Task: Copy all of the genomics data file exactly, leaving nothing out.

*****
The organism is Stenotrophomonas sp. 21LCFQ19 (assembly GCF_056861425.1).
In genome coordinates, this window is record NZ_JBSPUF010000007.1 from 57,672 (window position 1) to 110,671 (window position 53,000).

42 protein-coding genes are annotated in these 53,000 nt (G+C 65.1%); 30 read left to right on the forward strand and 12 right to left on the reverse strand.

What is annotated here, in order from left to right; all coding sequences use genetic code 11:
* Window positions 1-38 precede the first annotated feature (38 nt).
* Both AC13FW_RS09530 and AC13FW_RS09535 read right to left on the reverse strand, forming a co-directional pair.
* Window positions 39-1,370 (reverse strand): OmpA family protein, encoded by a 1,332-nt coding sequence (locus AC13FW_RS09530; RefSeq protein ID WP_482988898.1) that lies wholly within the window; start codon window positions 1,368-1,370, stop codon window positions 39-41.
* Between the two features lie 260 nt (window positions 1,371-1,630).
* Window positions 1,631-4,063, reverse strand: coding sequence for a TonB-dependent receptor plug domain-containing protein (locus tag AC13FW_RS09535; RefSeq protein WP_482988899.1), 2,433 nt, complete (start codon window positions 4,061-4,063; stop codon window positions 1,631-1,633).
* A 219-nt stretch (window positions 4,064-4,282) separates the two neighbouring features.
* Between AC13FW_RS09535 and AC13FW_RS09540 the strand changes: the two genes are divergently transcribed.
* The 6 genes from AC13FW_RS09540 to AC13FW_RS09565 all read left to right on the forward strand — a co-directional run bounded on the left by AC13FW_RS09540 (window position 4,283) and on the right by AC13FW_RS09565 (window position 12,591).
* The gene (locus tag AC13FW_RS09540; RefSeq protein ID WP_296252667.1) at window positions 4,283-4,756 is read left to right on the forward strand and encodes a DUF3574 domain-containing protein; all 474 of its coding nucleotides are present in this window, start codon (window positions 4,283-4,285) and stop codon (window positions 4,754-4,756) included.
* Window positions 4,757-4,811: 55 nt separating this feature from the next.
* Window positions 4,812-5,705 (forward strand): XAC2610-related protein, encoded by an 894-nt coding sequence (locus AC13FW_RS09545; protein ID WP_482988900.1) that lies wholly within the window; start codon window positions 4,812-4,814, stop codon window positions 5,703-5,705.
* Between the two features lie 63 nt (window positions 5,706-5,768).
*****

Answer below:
The organism is Stenotrophomonas sp. 21LCFQ19 (assembly GCF_056861425.1).
In genome coordinates, this window is record NZ_JBSPUF010000007.1 from 57,672 (window position 1) to 110,671 (window position 53,000).

42 protein-coding genes are annotated in these 53,000 nt (G+C 65.1%); 30 read left to right on the forward strand and 12 right to left on the reverse strand.

What is annotated here, in order from left to right; all coding sequences use genetic code 11:
* Window positions 1-38 precede the first annotated feature (38 nt).
* Both AC13FW_RS09530 and AC13FW_RS09535 read right to left on the reverse strand, forming a co-directional pair.
* Window positions 39-1,370 (reverse strand): OmpA family protein, encoded by a 1,332-nt coding sequence (locus AC13FW_RS09530; RefSeq protein ID WP_482988898.1) that lies wholly within the window; start codon window positions 1,368-1,370, stop codon window positions 39-41.
* Between the two features lie 260 nt (window positions 1,371-1,630).
* Window positions 1,631-4,063, reverse strand: coding sequence for a TonB-dependent receptor plug domain-containing protein (locus tag AC13FW_RS09535; RefSeq protein WP_482988899.1), 2,433 nt, complete (start codon window positions 4,061-4,063; stop codon window positions 1,631-1,633).
* A 219-nt stretch (window positions 4,064-4,282) separates the two neighbouring features.
* Between AC13FW_RS09535 and AC13FW_RS09540 the strand changes: the two genes are divergently transcribed.
* The 6 genes from AC13FW_RS09540 to AC13FW_RS09565 all read left to right on the forward strand — a co-directional run bounded on the left by AC13FW_RS09540 (window position 4,283) and on the right by AC13FW_RS09565 (window position 12,591).
* The gene (locus tag AC13FW_RS09540; RefSeq protein ID WP_296252667.1) at window positions 4,283-4,756 is read left to right on the forward strand and encodes a DUF3574 domain-containing protein; all 474 of its coding nucleotides are present in this window, start codon (window positions 4,283-4,285) and stop codon (window positions 4,754-4,756) included.
* Window positions 4,757-4,811: 55 nt separating this feature from the next.
* Window positions 4,812-5,705 (forward strand): XAC2610-related protein, encoded by an 894-nt coding sequence (locus AC13FW_RS09545; protein ID WP_482988900.1) that lies wholly within the window; start codon window positions 4,812-4,814, stop codon window positions 5,703-5,705.
* Between the two features lie 63 nt (window positions 5,706-5,768).